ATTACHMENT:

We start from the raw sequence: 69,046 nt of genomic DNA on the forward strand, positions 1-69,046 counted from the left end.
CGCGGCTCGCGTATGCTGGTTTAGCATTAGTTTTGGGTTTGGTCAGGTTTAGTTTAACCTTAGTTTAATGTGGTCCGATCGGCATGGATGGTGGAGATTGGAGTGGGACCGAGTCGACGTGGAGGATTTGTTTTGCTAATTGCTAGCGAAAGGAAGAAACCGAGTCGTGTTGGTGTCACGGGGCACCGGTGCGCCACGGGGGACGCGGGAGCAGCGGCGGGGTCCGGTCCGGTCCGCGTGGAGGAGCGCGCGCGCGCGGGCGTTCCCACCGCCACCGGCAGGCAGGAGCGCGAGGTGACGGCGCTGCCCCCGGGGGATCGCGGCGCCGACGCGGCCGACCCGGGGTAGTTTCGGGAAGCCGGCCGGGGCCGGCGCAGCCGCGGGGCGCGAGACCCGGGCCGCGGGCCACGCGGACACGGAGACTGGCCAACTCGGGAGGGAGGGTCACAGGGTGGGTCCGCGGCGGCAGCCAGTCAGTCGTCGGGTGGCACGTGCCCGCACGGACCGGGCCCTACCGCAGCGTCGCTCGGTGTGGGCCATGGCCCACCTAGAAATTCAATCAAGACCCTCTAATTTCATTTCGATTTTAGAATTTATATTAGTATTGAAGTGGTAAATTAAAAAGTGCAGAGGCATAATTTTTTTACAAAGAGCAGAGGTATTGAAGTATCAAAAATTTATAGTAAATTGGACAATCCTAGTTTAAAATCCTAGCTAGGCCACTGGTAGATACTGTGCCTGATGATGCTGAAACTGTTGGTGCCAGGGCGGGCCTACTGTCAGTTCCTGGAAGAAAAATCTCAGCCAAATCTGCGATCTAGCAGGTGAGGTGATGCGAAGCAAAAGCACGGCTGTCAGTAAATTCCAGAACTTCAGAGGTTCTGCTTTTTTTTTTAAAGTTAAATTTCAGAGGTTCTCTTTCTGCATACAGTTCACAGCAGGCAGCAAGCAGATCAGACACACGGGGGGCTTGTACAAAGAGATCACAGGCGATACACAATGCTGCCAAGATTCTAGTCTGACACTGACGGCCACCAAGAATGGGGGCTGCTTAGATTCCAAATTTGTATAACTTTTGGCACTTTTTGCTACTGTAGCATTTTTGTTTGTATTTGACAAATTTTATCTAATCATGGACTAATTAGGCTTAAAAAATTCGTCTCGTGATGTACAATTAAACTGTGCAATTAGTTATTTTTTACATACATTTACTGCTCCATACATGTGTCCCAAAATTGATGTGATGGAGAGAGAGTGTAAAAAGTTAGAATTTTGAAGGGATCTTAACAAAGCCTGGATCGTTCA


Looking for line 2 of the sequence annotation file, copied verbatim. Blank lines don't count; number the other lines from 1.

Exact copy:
CGCGGCTCGCGTATGCTGGTTTAGCATTAGTTTTGGGTTTGGTCAGGTTTAGTTTAACCTTAGTTTAATGTGGTCCGATCGGCATGGATGGTGGAGATTGGAGTGGGACCGAGTCGACGTGGAGGATTTGTTTTGCTAATTGCTAGCGAAAGGAAGAAACCGAGTCGTGTTGGTGTCACGGGGCACCGGTGCGCCACGGGGGACGCGGGAGCAGCGGCGGGGTCCGGTCCGGTCCGCGTGGAGGAGCGCGCGCGCGCGGGCGTTCCCACCGCCACCGGCAGGCAGGAGCGCGAGGTGACGGCGCTGCCCCCGGGGGATCGCGGCGCCGACGCGGCCGACCCGGGGTAGTTTCGGGAAGCCGGCCGGGGCCGGCGCAGCCGCGGGGCGCGAGACCCGGGCCGCGGGCCACGCGGACACGGAGACTGGCCAACTCGGGAGGGAGGGTCACAGGGTGGGTCCGCGGCGGCAGCCAGTCAGTCGTCGGGTGGCACGTGCCCGCACGGACCGGGCCCTACCGCAGCGTCGCTCGGTGTGGGCCATGGCCCACCTAGAAATTCAATCAAGACCCTCTAATTTCATTTCGATTTTAGAATTTATATTAGTATTGAAGTGGTAAATTAAAAAGTGCAGAGGCATAATTTTTTTACAAAGAGCAGAGGTATTGAAGTATCAAAAATTTATAGTAAATTGGACAATCCTAGTTTAAAATCCTAGCTAGGCCACTGGTAGATACTGTGCCTGATGATGCTGAAACTGTTGGTGCCAGGGCGGGCCTACTGTCAGTTCCTGGAAGAAAAATCTCAGCCAAATCTGCGATCTAGCAGGTGAGGTGATGCGAAGCAAAAGCACGGCTGTCAGTAAATTCCAGAACTTCAGAGGTTCTGCTTTTTTTTTTAAAGTTAAATTTCAGAGGTTCTCTTTCTGCATACAGTTCACAGCAGGCAGCAAGCAGATCAGACACACGGGGGGCTTGTACAAAGAGATCACAGGCGATACACAATGCTGCCAAGATTCTAGTCTGACACTGACGGCCACCAAGAATGGGGGCTGCTTAGATTCCAAATTTGTATAACTTTTGGCACTTTTTGCTACTGTAGCATTTTTGTTTGTATTTGACAAATTTTATCTAATCATGGACTAATTAGGCTTAAAAAATTCGTCTCGTGATGTACAATTAAACTGTGCAATTAGTTATTTTTTACATACATTTACTGCTCCATACATGTGTCCCAAAATTGATGTGATGGAGAGAGAGTGTAAAAAGTTAGAATTTTGAAGGGATCTTAACAAAGCCTGGATCGTTCA